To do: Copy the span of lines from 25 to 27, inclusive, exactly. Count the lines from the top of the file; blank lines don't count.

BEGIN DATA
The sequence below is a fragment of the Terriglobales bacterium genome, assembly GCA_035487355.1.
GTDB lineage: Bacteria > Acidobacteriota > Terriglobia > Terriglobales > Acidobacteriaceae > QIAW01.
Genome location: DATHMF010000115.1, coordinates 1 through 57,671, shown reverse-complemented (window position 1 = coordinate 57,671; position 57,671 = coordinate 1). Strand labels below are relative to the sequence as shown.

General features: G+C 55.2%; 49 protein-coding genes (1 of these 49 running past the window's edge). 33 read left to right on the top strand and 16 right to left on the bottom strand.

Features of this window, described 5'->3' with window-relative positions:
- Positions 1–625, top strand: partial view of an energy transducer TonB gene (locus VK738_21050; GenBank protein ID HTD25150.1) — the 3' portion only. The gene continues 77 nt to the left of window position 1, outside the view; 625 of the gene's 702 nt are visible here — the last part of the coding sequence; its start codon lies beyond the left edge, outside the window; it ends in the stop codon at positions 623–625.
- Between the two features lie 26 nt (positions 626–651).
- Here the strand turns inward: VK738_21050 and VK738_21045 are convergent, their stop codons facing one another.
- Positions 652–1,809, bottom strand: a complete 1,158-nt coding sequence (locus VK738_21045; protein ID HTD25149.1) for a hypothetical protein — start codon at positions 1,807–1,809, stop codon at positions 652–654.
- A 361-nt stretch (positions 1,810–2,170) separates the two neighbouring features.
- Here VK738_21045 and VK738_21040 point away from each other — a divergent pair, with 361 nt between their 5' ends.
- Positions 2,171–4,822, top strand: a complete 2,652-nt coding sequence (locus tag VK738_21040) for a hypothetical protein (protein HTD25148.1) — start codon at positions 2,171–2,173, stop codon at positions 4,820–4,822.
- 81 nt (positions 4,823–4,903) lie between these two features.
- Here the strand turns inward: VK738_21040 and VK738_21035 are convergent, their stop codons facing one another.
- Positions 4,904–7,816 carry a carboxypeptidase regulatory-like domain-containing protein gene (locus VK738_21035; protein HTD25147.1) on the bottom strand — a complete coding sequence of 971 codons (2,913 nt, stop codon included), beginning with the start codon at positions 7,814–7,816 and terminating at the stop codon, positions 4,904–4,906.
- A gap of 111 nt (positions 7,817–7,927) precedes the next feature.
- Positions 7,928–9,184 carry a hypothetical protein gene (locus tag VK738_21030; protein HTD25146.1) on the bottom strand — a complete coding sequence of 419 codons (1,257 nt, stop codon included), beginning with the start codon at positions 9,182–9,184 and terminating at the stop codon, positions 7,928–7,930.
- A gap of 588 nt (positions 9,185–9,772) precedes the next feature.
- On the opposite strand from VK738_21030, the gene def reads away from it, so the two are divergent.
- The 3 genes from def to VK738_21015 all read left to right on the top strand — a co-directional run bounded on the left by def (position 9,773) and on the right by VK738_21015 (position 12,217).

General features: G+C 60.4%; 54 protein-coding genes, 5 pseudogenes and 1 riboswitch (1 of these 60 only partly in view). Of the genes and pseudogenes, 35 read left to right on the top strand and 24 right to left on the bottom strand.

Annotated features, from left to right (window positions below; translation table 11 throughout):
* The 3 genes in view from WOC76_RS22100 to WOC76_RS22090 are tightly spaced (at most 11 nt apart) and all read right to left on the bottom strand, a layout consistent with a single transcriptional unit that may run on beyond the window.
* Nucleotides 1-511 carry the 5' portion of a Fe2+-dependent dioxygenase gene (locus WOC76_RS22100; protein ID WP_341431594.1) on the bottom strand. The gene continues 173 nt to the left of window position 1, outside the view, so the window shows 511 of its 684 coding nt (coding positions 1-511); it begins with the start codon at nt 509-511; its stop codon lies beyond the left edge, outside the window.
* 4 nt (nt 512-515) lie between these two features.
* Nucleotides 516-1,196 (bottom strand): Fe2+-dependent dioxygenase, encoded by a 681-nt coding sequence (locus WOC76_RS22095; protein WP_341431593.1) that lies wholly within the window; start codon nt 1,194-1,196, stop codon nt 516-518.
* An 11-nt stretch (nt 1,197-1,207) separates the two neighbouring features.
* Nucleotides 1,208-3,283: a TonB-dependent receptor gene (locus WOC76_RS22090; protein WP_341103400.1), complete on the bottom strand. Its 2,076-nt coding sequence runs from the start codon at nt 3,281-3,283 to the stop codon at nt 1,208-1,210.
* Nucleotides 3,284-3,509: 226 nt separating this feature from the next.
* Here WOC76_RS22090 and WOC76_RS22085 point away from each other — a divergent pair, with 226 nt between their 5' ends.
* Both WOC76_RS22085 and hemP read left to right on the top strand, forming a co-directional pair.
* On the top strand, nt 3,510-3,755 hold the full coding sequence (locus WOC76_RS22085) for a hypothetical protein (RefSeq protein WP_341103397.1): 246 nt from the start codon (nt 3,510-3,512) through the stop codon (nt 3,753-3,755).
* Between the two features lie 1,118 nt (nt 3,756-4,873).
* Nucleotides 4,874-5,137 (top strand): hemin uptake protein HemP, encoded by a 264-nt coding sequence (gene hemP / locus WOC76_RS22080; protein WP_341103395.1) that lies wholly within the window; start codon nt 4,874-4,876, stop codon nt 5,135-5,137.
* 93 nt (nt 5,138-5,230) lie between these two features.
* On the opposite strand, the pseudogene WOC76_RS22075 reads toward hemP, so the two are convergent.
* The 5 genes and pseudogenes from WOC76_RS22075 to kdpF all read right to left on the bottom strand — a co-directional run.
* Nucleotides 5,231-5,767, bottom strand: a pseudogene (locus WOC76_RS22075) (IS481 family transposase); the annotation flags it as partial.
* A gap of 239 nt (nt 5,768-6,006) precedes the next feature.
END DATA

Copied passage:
* 4 nt (nt 512-515) lie between these two features.
* Nucleotides 516-1,196 (bottom strand): Fe2+-dependent dioxygenase, encoded by a 681-nt coding sequence (locus WOC76_RS22095; protein WP_341431593.1) that lies wholly within the window; start codon nt 1,194-1,196, stop codon nt 516-518.
* An 11-nt stretch (nt 1,197-1,207) separates the two neighbouring features.